There were a lot of 8-bit games that tried to recreate post-apocalyptic worlds, but few did it better than Wasteland. Another Interplay/Electronic Arts teaming, Wasteland takes place generations after a nuclear holocaust. While the game is highly revered among classic gamers, for whatever reason the relationship between Interplay and Electronic Arts soured; the Wasteland connection was removed from EA’s planned sequel (Fountain of Dreams), and Interplay’s sequel (Meantime) was cancelled. Even through Interplay no longer retained the rights to Wasteland, ten years later in 1997 they released their own “spiritual” sequel: Fallout.

Although the setting is the same between the two games, Fallout is presented with a more modern interface. Although most of the game’s events play out in real time, combat remains turn based. The main plot of Fallout revolves around the search for water, although players will experience many side plots and tasks along the way. Despite the game’s gritty and bleak setting, Interplay injected the story with tons of humor.

Why you should beat it: Fallout was named “RPG of the Year” by GameSpot in 1997 and in 1988 by Computer Gaming World. PC Gamer once named it the fourth best PC game of all time. Artwork from the game is on display as part of the Smithsonian American Art Museum’s “The Art of Video Games” exhibition.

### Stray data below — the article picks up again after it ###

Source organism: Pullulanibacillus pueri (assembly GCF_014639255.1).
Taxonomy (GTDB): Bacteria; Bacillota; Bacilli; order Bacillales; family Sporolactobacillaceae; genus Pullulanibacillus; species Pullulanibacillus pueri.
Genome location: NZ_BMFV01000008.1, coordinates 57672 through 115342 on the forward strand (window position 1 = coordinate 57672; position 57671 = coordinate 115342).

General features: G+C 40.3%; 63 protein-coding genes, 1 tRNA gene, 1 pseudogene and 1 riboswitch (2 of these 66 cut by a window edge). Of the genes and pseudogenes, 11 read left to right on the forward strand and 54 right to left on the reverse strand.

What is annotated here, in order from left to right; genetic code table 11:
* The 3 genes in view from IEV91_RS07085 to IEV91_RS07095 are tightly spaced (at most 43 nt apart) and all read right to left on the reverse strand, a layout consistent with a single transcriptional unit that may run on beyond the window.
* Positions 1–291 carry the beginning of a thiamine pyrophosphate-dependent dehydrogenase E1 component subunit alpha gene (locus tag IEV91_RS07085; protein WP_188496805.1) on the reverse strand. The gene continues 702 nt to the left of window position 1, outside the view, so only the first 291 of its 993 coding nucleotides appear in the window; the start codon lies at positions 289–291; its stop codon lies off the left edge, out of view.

Fallout is one of the best computer role playing games ever released, period. In 2014 a fan-made sequel to Wasteland was finally released. It’s really good, and in fact the games interface is better than Fallout’s, but Fallout is such a great game that I stuck with it. But if you like it then yeah, definitely check out Wasteland 2 too.

10. Hotline Miami (Dennaton Games, 2012)

Hotline Miami (the newest game on my list by 15 years) takes place in 1989 and is presented in a top-down retro style. After receiving a somewhat cryptic message on your answering machine, as the first chapter begins you will decide what kind of mask to don (rooster, owl, tiger, pig, or horse, each with its own advantages) before walking into an enemy’s building and single-handedly massacring dozens of enemies. Some of them you will knock to the ground and bash their brains in mercilessly with a crowbar or a baseball bat before obtaining an Uzi or a shotgun and really getting the party started.